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If you ever inadvertently find yourself in a survival situation, the ability to find and recognize forage foods is an excellent skill to have at hand since they will fill your stomach and they will provide you with much needed sugars, starches, vitamins, and minerals. However, Man does not live by rabbit food alone! In fact, the Human body absolutely requires the intake of sufficient protein to maintain its health and provide the body with energy and this is especially true in a survival situation. In fact, scientists have determined that our ancient hunter/gatherer forefathers actually consumed four to five times the protein the average human does today! Consequently, this has led some archeologist to believe that the reason that so many of the ancient animals that used to inhabit North America are now extinct is due to over-hunting by our ancestors! Thus, while the ability to use primitive hunting methods in a survival situation is also a very valuable skill, the fact is that setting simple traps and snares can do your hunting for you while you concentrate you limited time and energy on other matters and thus, they are an excellent way to obtain the protein your body needs in a survival situation.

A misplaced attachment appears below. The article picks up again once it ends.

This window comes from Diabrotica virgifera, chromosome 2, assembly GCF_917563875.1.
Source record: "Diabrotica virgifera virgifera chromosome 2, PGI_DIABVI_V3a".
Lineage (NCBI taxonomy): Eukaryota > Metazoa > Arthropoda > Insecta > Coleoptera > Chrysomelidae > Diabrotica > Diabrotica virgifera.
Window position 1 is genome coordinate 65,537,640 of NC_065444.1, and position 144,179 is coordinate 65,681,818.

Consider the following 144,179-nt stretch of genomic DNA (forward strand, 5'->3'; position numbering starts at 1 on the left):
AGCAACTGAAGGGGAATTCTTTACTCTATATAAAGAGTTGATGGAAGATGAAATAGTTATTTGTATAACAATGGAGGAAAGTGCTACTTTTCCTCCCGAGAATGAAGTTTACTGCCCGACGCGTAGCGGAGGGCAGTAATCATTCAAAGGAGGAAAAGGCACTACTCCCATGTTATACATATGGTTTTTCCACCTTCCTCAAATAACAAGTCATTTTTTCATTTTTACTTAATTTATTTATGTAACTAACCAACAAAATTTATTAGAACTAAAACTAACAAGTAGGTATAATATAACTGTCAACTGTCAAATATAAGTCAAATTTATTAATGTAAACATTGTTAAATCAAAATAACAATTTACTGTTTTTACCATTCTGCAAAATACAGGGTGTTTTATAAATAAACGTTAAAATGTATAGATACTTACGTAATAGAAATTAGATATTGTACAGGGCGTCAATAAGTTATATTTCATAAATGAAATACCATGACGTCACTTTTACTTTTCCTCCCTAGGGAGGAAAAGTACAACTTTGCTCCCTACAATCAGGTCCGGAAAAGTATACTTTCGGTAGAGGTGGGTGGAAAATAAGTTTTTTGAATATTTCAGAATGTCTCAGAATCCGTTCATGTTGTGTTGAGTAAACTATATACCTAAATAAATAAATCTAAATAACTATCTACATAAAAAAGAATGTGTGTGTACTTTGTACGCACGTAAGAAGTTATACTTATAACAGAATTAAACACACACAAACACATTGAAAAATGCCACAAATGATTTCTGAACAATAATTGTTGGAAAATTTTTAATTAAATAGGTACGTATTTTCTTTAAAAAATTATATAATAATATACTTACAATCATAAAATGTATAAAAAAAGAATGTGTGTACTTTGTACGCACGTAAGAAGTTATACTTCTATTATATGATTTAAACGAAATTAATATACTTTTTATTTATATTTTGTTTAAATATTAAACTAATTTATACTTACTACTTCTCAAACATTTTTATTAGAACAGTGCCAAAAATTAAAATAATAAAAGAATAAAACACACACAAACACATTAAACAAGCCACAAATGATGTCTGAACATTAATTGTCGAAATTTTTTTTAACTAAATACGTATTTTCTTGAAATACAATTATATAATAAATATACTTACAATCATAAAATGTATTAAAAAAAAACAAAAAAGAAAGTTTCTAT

So, let’s discuss setting snares first since they are quick and simple to construct. However, it should be noted that in order to be successful at snare hunting, you must first be able to locate and recognize game trails. Therefore, you need to be aware that game trails have a wide range of appearances that range from faintly worn paths through leaf litter to deeply worn depressions in bare earth. Next, you need to be aware that snares are divided into two categories consisting of those with spring mechanisms and those without and, while those without spring mechanisms are the easiest to construct, they are less reliable. So, to set a non-spring loaded snare, you start by selecting and cutting a slim, straight, sapling and then you remove the limbs. Next, you cut two sections approximately 18 inches in length leaving one stub approximately one inch long near the top of each stake and sharpen both ends. Then, you drive both stakes into the ground on either side of the game trail. Then, you cut and sharpen a third stake and drive it into the ground adjacent to the tail. Last, you take a piece of thin wire or cord and make a noose which you then suspend across the trail by hanging it on the two stubs you left on the top of the stakes and you connect the other end to the third stake. That way, when a game animal comes along, he will enter the noose and, when he feels it around his neck, his first reaction will to be to withdraw which then pulls the noose tight and asphyxiates the animal.